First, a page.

The Truth I Learned From Christmas

Growing up in Boulder Co., I was the "son of a preacher man", or what some would call a "church mouse". My father and mother were busy running Unity of Boulder church, while my siblings and I spent endless hours entertaining ourselves in and around the facility.

Christmas was a special time of year at Unity... "special", because that meant we had to spend even more time at the church .😝

My parents come from a theater background in New York City and so every Christmas for them, was a giant production at the church. Set building, acting rehearsals, choir rehearsals, run throughs, tech throughs and on and on, all through December. And in our family, if you were old enough to breath then you were old enough to be part of "the show."

You of course begin (reluctantly) as a Shepherd with no lines, dreaming of the day you get to be a King, Joseph or maybe even the Archangel Gabriel. But you're not ready yet. First you will have to work your way through the choir and that only happens when mom (the Music Director) thinks you're tall enough. Of course you want to go straight to the bass section with the "manly men", but until you hit puberty, that squeaky voice gets plopped in with the tenors.

Not to worry though, as undersized and desperately in need of assistance as that bass section normally is, mom will throw you in there as soon as your voice drops. Of course, mom doesn't realize that she is throwing you to the wolves as this is the section notoriously known for jokes and commentary so lewd a pirate would blush.

There is a quick learning curve of sexual knowledge that hits a young man joining that choir section at age 14. But, I digress.

As a young adult, your participation in the show is now in direct correlation to necessity. If the show needs help in the band, you play in the band. When it struggles with lights and sound, you graduate to working with lights and sound. The show is the priority and you are placed where needed, no questions asked. You might even find yourself doing sound, playing in the band, singing with the choir and performing a vocal solo, all in the same production.

Rehearsal is chaotic and always down to the wire, but the "show must go on" and it always does, much to the amazement of the cast and crew. Not only does it "go on," but time and time again it delivers a transformational experience to the audience.

Historically speaking, on occasion, a sibling or I would mumble and grumble that we didn't get to have a normal relaxing Christmas break, like our friends did. Now don't get me wrong, my parents did Christmas morning as well as you have ever seen it done in a movie, in spite of how many sleepless nights they spent putting the show together beforehand. But we, of course, were kids. And being young, we would occasionally forget how good we had it.

The Truth I learned from Christmas didn't really sink in until I moved out on my own in college and spent some years away from doing "the show."

I was startled to find out...a normal Christmas is BORING.

Every Christmas away from the show felt empty, without a real meaning or purpose to it. The whole thing moved like a monotonous process of presents, decorations, and food, without my knowing why. But eventually I did discover why.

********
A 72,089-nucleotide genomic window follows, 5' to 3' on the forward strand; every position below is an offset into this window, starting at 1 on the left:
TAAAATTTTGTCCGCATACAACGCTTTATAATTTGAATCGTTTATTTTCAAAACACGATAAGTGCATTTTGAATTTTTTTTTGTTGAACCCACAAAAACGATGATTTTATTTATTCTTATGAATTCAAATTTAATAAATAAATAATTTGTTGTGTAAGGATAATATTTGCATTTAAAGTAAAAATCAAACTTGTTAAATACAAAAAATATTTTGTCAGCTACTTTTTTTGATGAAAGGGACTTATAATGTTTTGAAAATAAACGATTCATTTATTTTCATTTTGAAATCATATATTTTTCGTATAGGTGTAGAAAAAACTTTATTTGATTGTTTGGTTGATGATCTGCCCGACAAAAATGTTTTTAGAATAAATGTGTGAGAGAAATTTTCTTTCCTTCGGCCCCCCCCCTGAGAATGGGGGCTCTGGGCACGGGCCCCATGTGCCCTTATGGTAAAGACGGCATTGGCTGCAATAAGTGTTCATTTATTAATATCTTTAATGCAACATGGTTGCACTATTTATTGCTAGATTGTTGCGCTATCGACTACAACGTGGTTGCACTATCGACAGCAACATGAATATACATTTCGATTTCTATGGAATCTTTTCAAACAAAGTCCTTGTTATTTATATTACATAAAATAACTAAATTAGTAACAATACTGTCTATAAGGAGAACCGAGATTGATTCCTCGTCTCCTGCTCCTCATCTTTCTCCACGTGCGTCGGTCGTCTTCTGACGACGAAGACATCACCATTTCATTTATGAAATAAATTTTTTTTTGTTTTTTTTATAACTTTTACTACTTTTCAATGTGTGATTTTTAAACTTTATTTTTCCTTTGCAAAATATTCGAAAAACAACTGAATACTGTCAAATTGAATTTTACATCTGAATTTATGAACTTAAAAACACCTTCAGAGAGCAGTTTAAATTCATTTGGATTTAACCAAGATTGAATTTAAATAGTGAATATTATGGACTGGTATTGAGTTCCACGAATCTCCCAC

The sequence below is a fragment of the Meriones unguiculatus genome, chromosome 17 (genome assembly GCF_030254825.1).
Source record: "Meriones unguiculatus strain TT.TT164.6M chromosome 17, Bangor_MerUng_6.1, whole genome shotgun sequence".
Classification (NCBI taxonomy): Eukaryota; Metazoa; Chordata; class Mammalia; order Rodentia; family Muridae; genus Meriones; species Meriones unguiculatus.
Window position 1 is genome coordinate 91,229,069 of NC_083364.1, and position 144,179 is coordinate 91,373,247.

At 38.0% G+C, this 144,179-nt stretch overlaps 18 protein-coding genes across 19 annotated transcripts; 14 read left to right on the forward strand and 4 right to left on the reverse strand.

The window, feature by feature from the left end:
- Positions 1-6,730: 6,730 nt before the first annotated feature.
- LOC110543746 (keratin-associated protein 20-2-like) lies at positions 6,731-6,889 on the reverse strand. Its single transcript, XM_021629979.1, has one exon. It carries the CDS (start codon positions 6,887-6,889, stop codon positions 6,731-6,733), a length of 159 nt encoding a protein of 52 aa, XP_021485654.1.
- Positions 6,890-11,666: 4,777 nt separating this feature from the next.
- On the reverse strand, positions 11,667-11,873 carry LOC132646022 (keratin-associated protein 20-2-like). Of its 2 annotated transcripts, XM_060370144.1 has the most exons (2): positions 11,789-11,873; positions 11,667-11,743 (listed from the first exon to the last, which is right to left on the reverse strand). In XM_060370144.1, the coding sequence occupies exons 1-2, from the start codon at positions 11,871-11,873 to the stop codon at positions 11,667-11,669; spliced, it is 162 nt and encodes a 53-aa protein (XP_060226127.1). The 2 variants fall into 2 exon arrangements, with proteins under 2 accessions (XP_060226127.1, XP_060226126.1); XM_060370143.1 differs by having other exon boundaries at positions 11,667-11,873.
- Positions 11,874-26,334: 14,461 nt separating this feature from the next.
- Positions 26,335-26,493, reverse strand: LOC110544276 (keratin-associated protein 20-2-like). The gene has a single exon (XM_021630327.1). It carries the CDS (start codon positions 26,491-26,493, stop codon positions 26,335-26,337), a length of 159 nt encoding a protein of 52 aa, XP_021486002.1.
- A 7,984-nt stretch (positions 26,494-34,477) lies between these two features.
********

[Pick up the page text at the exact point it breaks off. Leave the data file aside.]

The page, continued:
I had spent my entire youth serving others and creating an experience for others at Christmastime by helping with the show. I can so vividly remember how it would almost always end with a violin playing silent night and sleigh bells gently jingling in the background. At that moment, you could feel the awe in the room as hundreds of people had just had an experience, together. It was palpable and it was worth all the effort to be a part of it, every time.

What was Christmas without it? Without that moment of affecting people's lives and helping them to feel and experience the true meaning of the holiday? Love, Joy, music and wonderment! 

As an adult, I felt like an Olympic gymnast who achieved Gold at age 18, only to discover nothing can possibly live up to that achievement afterwards.

Helping to create that show was the best part of Christmas for me and now it was gone. When the realization hit me, I tried to fly home every December I could, just to be a part of that show experience again. It didn't always work out, and became especially more difficult as I started a career, family of my own and all the other adult responsibilities that keep you tied up during the holidays. I hated to call home and let my parent's know "I won't be able to make it this year."

But something shifted in my late thirties when I had my own "call" to ministry and was hired by Unity of Las Vegas to be their minister. That year I also had to once again make that unfortunate phone call to mom and dad, but this time, it was because I was creating a Christmas show of my own, in my church, with the assistance of my family.

The Truth I learned from Christmas is that it is about creating the experience of Christmas for others. If you're not doing that, then what is the point!?

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